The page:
The only place where they have let me down is on slick wet rock. My old shoes worked really well in bad situations like that. Crossing rivers and the like, I wouldnt have thought twice about jumping on a wet rock- the roclites- not a chance. As soon as I even think about it, I'm off and in the drink.

My original thoughts on using them as a cycling shoe (on flats) was a little dubious. Again, comparing to the mudrocs, which felt like they were glued to my V12s, these kept slipping off. I could scarcly believe that my feet weren't anchored to the pedals like in the good old green battleships...
Again, this is down to the slightly harder wearing, but not quite as sticky rubber- and to the fact I was on a different bike (same pedals though), and wasn't keeping my heels down. Since then I have used them on a number of ocassions, and my feet didnt slip off the pedals, but still didnt feel quite as rock steady.

However, all in all, over a long adventure race, if you dont want to have to change your shoes, these are a good pick. I wouldnt go back to the heel destroying mudrocs, these are comfortable, and run well, with a fair degree of cushioning to make long days running relatively non stressful on the feet.

I have a pair of Baregrips to try out as well, so when Ive been out in them a few times I shall write about them... but Im not just going to go out and race in them, no matter HOW comfortable they may be at first feel.

Inov8 mudroc 285

Used the roclite 265 incarnation for a couple of years, and have quite literally destroyed them.
Known as the "greens"- for obvious reasons, they didnt stay green for long, more a muddy brownish green, but thats really not an issue.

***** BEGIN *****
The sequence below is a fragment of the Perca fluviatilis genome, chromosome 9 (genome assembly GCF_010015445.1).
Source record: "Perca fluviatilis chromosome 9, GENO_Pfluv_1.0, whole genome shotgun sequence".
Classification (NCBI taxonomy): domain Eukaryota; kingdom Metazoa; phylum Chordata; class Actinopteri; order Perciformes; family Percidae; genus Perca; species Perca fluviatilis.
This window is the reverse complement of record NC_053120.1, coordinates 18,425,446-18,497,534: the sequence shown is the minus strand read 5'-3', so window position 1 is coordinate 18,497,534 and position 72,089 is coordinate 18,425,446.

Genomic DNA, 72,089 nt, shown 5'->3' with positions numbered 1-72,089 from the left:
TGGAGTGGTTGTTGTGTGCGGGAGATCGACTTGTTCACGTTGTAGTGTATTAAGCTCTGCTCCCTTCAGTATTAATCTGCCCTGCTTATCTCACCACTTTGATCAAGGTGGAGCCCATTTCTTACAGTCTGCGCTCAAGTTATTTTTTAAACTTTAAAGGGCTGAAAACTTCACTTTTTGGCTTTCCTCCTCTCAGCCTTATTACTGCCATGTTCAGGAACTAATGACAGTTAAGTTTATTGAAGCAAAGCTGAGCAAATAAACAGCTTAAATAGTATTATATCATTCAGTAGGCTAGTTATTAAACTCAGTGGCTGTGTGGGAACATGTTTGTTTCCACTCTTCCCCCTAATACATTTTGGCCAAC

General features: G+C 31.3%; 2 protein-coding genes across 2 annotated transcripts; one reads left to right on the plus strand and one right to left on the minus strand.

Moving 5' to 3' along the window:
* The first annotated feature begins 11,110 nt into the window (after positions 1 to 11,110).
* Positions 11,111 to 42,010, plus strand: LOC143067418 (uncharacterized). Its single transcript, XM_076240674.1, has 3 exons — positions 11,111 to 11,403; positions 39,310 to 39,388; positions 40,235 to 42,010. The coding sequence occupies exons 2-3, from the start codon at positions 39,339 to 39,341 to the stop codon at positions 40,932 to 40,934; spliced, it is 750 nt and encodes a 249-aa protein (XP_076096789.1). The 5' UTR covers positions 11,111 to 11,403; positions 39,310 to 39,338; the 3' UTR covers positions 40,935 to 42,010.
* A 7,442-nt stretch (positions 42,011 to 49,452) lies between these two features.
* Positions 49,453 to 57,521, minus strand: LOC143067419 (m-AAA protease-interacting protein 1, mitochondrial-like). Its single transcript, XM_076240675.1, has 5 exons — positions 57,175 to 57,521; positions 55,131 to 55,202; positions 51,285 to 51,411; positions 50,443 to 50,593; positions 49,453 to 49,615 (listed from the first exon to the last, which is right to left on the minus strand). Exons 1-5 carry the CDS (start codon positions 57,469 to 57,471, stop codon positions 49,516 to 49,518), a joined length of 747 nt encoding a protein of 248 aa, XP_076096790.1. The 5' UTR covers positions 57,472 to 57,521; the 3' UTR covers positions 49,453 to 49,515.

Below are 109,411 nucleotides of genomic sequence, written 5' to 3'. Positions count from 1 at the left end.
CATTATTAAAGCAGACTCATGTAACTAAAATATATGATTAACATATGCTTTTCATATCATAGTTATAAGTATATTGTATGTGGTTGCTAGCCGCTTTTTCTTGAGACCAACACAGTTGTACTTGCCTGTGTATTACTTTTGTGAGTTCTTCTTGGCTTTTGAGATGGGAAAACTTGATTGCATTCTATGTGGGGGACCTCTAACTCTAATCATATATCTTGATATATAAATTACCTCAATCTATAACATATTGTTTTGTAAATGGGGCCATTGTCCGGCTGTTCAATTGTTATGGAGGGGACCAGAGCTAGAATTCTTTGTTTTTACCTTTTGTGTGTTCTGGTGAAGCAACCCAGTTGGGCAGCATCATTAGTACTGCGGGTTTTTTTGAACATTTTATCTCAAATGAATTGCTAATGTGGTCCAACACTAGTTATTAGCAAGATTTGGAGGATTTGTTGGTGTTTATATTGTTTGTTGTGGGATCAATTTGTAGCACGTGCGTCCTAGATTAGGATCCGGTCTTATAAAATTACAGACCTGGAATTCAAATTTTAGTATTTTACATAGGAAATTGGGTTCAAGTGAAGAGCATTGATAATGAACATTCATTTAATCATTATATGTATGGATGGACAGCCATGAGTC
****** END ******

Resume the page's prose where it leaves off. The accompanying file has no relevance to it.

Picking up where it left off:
The mudroc sole unit has excellent grip. In fact, ridiculous amounts of grip. Ive twisted my ankle because of going around a corner, expecting my foot to slip, it didnt, and I just went straight over on my ankle... Big styley ouch.
However, they have gripped through mud, bog, slime, gravel, chalk, clay, you name it, its been through it, and come out the other side. Ive never had such a grippy shoe going down hill, and never been so surefooted on every type of surface.
That grippiness comes with a price, and the rubber is quite soft, rubbing the cleats away in a few months. (especially when used in conjunction with V12 pedals... to be fair, they are the things that have totally ripped the bottoms to shreds)

Having said that, once on flat pedals, these things dont come off. Its almost like wearing spds, but not.

The bad thing about these shoes is the heel fit. The first few times I ran in these, they ripped my heels to pieces. I thought that they would get a little softer, but no.
Every time I went out, I had to put large amounts of compeed on, which eradicated the problem. Without compeed, just, No.

I found out about steaming the heel cups from the inov8 website, and thought that this might be the answer. It did indeed help, but I still needed compeed every time. A small price to pay for awesome shoes and great grip. If there is another shoe out there that does the same thing without killing my feet, that will be a good shoe.

one other thing- after admittidly quite a lot of) usage, there has been a minor rip out on the medial side of the shoe by the joint of the big toe. Not a massive one, but worth having a picure of.

And finally, I did have a pair of these where the sole unit was coming away from the rest of the shoe after about 4 decent runs.
I sent them back to inov8 who acknowledged that it was a manufacturing fault, and sent me a new pair within a week. Excellent service. (but I cant find the picture of that shoe)

Montane lightspeed H2O jacket

After entering a race and realising that I needed a taped waterproof jacket with a hood, and knowing that the featherlite just wouldnt do, I cast around for another lightweight jacket that would do the job.
Where else to look, but Montane who made the featherlite smock which had done me so well in previous races.